''Nicolay and Phonte have released another certified classic that will surely be regarded as one of, if not the, best release of 2010.'' - Soul UK for Soul UK [Click here to read the full review]
''Authenticity is the music that represents the love of our generation, and we have plenty of love to give, despite what previous generations may think.'' - for Rawemag [Click here to read the full review]
''Ultimately, Authenticity showcases the individual and collective growth of The Foreign Exchange. Dutch producer Nicolay is known for his dense and sleek recordings, but here he strips his sound, leaving room for Phonte’s burgeoning abilities as a songwriter and composer. The duo’s new album won’t help you find love, but it could help you stay in it.'' - Marcus J. Moore for Washington City Paper [Click here to read the full review]
''Authenticity, is a love letter, but one told in reverse, and one that sees no point in sparing feelings.'' - Rebecca Haithcoat for LA Weekly [Click here to read the full review]
''Authenticity is unadulterated truth, innocent candor and sheer genius.'' - Nekeya O'Connor for ThisIsRealMusic [Click here to read the full review]
''More moody, modern R&B that sounds like nothing else and reveals remarkable depth, Authenticity is neither an everyday nor an every-day album, unless playing it is necessary for the sake of convalescence. '' - Andy Kellman for allmusic [Click here to read the full review]
''Authenticity's uniquely autumn atmosphere, matter-of-fact vocals, and august, love weary lyricism invites travellers into yet another magical world orbiting in FE's ever-expanding electro-soul universe.'' - L. Michael Gipson for SoulTracks [Click here to read the full review]
''Much praise to Zo! and The Foreign Exchange crew for giving us another positive and community-spirited recording refreshingly free of misogyny and hate. '' - Ron Schepper for Textura [Click here to read the full review]
''With SunStorm, Zo! successfully marries his aesthetic to The Foreign Exchange's for a project that is as seamless as it is timeless.'' - Marcus J. Moore for Washington City Paper [Click here to read the full review]
''With a wide range of energies, moods, and tempos, Zo! has delivered a home run of soul that should be celebrated. Highly recommended.'' - B.J. Bunneh Brown for SoulTracks [Click here to read the full review]
''This is true music, and Zo! has revealed himself as a musician of the highest order.'' - Norman Mayers for Nu-Soul Magazine [Click here to read the full review]
''Though it's clear that his musical influences are vast, Zo! manages to craft a sound that is distinctly his own. So sit back, relax and prepare to be taken on the best musical ride your ears will take all year. '' - Ivory for SoulBounce [Click here to read the full review]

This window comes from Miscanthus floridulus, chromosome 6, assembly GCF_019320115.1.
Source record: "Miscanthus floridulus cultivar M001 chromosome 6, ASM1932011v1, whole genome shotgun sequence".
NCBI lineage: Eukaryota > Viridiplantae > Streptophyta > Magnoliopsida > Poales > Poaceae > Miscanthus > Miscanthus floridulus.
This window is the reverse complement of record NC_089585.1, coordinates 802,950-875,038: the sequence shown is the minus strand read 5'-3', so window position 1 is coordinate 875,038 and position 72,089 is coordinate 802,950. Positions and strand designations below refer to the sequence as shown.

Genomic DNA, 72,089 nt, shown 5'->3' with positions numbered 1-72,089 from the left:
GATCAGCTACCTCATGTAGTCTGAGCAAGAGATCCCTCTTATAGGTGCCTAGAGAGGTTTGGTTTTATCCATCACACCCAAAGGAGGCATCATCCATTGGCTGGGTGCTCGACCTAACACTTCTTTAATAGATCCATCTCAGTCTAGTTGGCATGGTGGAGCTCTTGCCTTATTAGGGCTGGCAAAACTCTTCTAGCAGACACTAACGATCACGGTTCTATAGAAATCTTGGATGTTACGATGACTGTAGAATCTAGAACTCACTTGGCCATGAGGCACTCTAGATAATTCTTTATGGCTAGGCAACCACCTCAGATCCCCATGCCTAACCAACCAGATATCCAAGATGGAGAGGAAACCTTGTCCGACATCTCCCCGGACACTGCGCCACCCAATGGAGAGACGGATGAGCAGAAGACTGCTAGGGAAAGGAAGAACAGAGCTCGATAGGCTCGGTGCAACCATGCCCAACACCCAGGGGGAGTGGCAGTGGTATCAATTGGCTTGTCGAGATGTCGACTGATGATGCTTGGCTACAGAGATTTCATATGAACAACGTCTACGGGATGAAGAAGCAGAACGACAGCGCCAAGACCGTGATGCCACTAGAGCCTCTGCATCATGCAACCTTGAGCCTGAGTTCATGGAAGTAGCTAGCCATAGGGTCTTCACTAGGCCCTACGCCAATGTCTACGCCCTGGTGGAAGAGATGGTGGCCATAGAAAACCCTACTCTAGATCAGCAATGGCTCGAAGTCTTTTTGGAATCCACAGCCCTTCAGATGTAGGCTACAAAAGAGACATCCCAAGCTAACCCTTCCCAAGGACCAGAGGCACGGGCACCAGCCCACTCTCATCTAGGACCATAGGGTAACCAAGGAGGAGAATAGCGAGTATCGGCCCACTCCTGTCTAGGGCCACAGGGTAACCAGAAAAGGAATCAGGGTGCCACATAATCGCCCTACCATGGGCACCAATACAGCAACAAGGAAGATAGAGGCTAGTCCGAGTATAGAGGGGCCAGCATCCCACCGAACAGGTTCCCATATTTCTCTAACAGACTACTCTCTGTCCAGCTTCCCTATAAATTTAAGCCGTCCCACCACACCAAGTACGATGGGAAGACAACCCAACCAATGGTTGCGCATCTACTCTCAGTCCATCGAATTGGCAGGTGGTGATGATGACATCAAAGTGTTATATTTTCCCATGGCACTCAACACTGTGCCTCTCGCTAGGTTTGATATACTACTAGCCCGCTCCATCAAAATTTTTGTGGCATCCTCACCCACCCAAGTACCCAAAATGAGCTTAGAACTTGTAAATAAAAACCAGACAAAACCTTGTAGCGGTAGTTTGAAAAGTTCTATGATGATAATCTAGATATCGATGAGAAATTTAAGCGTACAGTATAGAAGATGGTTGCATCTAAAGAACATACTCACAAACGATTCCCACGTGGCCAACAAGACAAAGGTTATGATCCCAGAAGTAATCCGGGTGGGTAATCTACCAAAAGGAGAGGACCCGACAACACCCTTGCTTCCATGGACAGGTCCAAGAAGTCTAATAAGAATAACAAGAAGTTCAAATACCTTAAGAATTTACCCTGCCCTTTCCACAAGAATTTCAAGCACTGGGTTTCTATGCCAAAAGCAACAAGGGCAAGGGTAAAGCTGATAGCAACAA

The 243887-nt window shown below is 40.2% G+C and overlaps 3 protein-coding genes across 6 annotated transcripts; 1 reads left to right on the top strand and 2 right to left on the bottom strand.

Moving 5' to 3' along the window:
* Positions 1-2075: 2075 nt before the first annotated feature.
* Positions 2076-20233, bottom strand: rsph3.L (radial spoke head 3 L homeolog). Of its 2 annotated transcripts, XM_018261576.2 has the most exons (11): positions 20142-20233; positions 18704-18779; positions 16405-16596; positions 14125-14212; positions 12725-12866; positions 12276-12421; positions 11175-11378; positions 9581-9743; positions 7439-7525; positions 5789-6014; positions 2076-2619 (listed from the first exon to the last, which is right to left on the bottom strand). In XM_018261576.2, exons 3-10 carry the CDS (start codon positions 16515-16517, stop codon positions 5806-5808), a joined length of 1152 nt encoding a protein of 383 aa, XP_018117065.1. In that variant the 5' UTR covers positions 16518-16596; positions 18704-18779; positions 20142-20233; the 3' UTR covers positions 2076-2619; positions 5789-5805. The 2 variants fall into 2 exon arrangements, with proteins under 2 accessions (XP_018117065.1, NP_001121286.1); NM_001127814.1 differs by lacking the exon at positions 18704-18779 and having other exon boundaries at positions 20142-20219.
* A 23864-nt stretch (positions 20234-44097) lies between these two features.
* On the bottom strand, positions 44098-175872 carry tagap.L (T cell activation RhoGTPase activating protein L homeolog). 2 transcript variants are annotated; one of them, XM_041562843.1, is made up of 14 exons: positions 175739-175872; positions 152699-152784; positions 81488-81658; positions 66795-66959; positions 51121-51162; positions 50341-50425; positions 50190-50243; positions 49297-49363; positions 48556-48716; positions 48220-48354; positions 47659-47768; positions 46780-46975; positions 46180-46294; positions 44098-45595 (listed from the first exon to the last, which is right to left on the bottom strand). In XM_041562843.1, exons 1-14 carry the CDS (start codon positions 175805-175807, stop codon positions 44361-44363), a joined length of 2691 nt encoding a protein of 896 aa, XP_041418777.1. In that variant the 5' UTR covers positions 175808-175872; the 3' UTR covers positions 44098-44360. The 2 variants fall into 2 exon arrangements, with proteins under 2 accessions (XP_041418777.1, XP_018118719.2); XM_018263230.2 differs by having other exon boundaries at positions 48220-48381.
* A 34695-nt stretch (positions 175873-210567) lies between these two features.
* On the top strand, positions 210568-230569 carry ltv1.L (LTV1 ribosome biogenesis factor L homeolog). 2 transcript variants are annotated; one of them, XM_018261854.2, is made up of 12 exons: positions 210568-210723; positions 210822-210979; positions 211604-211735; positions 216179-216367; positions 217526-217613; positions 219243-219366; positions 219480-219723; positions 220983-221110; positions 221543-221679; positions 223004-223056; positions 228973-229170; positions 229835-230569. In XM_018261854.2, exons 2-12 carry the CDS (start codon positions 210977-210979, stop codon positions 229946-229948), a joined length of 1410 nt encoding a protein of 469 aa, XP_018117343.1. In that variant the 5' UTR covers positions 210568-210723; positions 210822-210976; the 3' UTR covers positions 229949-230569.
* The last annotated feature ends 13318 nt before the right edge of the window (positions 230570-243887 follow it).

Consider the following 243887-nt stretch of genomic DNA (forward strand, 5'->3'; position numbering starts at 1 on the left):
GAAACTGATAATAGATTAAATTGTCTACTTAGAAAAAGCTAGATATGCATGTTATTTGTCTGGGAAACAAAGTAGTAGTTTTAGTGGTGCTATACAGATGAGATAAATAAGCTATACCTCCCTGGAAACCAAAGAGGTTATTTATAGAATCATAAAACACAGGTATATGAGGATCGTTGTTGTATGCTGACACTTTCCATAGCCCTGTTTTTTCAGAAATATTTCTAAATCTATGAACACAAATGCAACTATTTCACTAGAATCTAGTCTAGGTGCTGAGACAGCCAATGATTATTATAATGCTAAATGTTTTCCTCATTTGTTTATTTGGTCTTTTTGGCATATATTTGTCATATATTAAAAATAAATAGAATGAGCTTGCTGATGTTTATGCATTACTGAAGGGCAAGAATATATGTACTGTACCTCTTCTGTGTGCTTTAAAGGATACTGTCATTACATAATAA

''True to its title, SunStorm emits a constant flow of radiant, positive energy'' - Andy Kellman for allmusic [Click here to read the full review]
''I do not doubt that this album will make it to the top of many a year-end list come December, and rightfully so. I’d even go as far as to whisper the words ‘Grammy worthy’ … after all the Foreign Exchange have already made their mark there. I guess only time will tell, but if Sunstorm is anything to go by, then we have MUCH more to look forward too from Zo! and friends in the future.'' - for Soul UK [Click here to read the full review]
City Lights Vol. 2: Shibuya
''Relaxed, contemplative, and cucumber cool in its approach to nouveau -80s electronica, Nicolay's Shibuya demonstrates why the Great Dutch is in demand as an indie soul and hip hop producer.'' - L. Michael Gipson for Soul Tracks [Click here to read the full review]
''Another unassuming gem from one of the most creative and increasingly chameleonic producers around.'' - Andy Kellman for allmusic [Click here to read the full review]
''Nicolay's Shibuya: City Lights Vol. 2 exudes the kind of effervescent joy one experiences when visiting an exotic new land for the first time.'' - Ron Schepper for Textura [Click here to read the full review]
''Nicolay captures the excitement of this faraway land like a child chasing a butterfly as it floats away on a gentle breeze. (...) No matter where you are, the intricate layers of Shibuya transport you to another place.'' - Candace L. for Okayplayer [Click here to read the full review]
''Nicolay's new found vision is a refreshing journey of live instrumentation and programmed drum beats.'' - Landon A. for URB Magazine [Click here to read the full review]
''I encourage you to listen to City Lights Vol. 2: Shibuya and allow Nicolay to transport you into another level of collective creativity.'' - Fave for SoulBounce [Click here to read the full review]
''The 15-track LP showcases a highly finessed producer who continues to grow.'' - Eric Tullis for Independent Weekly [Click here to read the full review]
''A well conceptualized project for mature ears that is indicative of Phonte's song-writing prowess as well as Nicolay's dexterity on the boards.'' - Eldorado Red for Redlightdistrikt [Click here to read the full review]
''We hear a new and even more musical side of Nicolay. Or maybe he's just letting us get to know him better with each subsequent release. Either way, we recommend buying City Lights Volume 2 right away, and visiting Nicolay's Shibuya as soon as you can.'' - Zane for Leisure Lab [Click here to read the full review]
Leave It All Behind